WOODLAND — The goal has changed for Woodland’s Kelly Nigro.
Coming into the track and field season, the three-time state-meet participant figured this would be her year to win a state championship. Maybe two.
Now, she just wants to make it to state.
When Nigro crumpled to the track at Battle Ground’s District Stadium last month, she was screaming mad. The sound came from pain, but fear and anger could be heard in that outburst, as well.
“It was kind of a traumatic day for me,” Nigro (pronounced NY-gro) said. “When I fell, I could see people were passing me. I couldn’t move. I couldn’t believe it. I remember screaming. It was a scary moment.”
It was her left knee, and Nigro thought her season was finished.
The outlook has improved since the Tiger Invitational on March 23. There was no major structural damage to her knee. She is working to rehabilitate the injury, and there is hope that she will return for the postseason.
However, most of her senior season has been wiped away, and there is still uncertainty. Will the knee be healed in time for the Trico League meet? Will Nigro be able to get over the figurative hurdle in order to get over the literal hurdles?
So far, Nigro’s track season has been 11/2 meets long. In her first meet of the year, she set a personal best in 100 hurdles, using a three-step method for the first time in competition. She also soared to victory in the 300 hurdles.
Her times that day (15.64 seconds, 47.54) remain the best this year among all Class 1A hurdlers in Washington. Woodland had competed in Class 2A in Nigro’s previous three seasons before reclassification moved the Beavers to 1A this year.
“It was beautiful. She had a great meet,” Woodland coach Melanie Holmes said. “It solidified what we knew. It was going to be a fantastic season.”
Nigro had worked on the three-step method all offseason and when she used it in that first meet, she got immediate results.
However, at the Tiger Invite, she said her timing was off after a slow start. She ended up being a little short of her mark on the first few hurdles. She adjusted, moving to a four-step system, then reverted to the three-step. That, she believes, was her big mistake. The timing was off. She crashed into a hurdle, then tumbled awkwardly.
“I had a couple of falls in practice in the fifth grade,” Nigro recalled. “I was kind of clumsy.”
But nothing like this.
Holmes and the rest of the coaches froze for a couple of seconds. Holmes said they were just waiting for Nigro to get up and finish the race. They knew even if she could not win that she would want to finish the race. Unless …
The knee swelled, and Nigro had to wait days before getting any answers.
“I kept replaying it in my head,” she said. “I was really stressing out. It was a very anxious time and also very painful.”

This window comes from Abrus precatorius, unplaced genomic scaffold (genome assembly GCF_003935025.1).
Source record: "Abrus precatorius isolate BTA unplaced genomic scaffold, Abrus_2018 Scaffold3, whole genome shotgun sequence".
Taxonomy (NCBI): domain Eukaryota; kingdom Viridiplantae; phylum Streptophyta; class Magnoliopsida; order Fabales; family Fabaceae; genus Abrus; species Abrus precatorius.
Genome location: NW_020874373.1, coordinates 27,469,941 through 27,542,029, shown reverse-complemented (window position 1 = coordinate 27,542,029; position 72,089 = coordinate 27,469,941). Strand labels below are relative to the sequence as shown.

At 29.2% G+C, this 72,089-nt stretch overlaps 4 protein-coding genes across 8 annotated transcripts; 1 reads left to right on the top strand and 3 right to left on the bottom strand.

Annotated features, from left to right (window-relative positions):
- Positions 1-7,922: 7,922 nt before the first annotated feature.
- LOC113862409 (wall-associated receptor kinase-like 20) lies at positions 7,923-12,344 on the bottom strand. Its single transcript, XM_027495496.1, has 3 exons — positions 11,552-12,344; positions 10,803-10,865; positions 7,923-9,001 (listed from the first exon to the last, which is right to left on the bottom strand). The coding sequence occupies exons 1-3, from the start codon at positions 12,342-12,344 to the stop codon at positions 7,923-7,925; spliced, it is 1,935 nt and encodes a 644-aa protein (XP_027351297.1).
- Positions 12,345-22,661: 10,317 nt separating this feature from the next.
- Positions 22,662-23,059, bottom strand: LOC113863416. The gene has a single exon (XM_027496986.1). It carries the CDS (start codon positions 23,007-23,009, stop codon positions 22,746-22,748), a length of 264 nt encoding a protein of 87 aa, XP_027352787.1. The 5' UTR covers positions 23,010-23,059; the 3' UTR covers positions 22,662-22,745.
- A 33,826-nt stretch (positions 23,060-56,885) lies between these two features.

She was told it was a soft tissue injury as well as a strained lateral collateral ligament.
That gave her hope.
“This is the best-case scenario,” Nigro said.
In order to qualify for state, she must compete in the league meet on May 10 and then qualify for district on May 17. The 1A state championships begin May 24 in Cheney.
“I wouldn’t even have to be at the top of my game. I just want to compete in another race in my high school career and see if I can advance,” Nigro said.
She said she will not have any fear of returning to the hurdles, but is more concerned with conditioning.
“I don’t think I’ve gone this long without being physically active or working out,” said Nigro, who also played soccer for Woodland. “It’s very different.”
Track and field is her favorite, though. She started running competitively in the third grade.
“It’s just flat numbers,” she said. “What you see is what you get. It’s your time. You accomplished it because you worked hard to get there.”
Nigro has been going a lot of places with her times in her career. As a freshman, she finished third in the 300 hurdles and fourth in the 100 hurdles at the 2A state meet. As a sophomore, she was fifth in the 300 hurdles. Last year, she was seventh in the 100 hurdles and missed making finals in the 300 by a photo finish.
Nigro was hoping to close out her high school career with a couple of state titles. She still believes it could happen, but that fall at the Tiger Invite has changed her outlook.
“That whole day was a gloomy day,” she said. “After a while, you come to terms with it. It’s not the end of the world.
“I would be happiest if I overcome this obstacle, build up my leg strength, and win a state title in one event. But really, just to compete. I’m very, very competitive. That’s my main motivation.”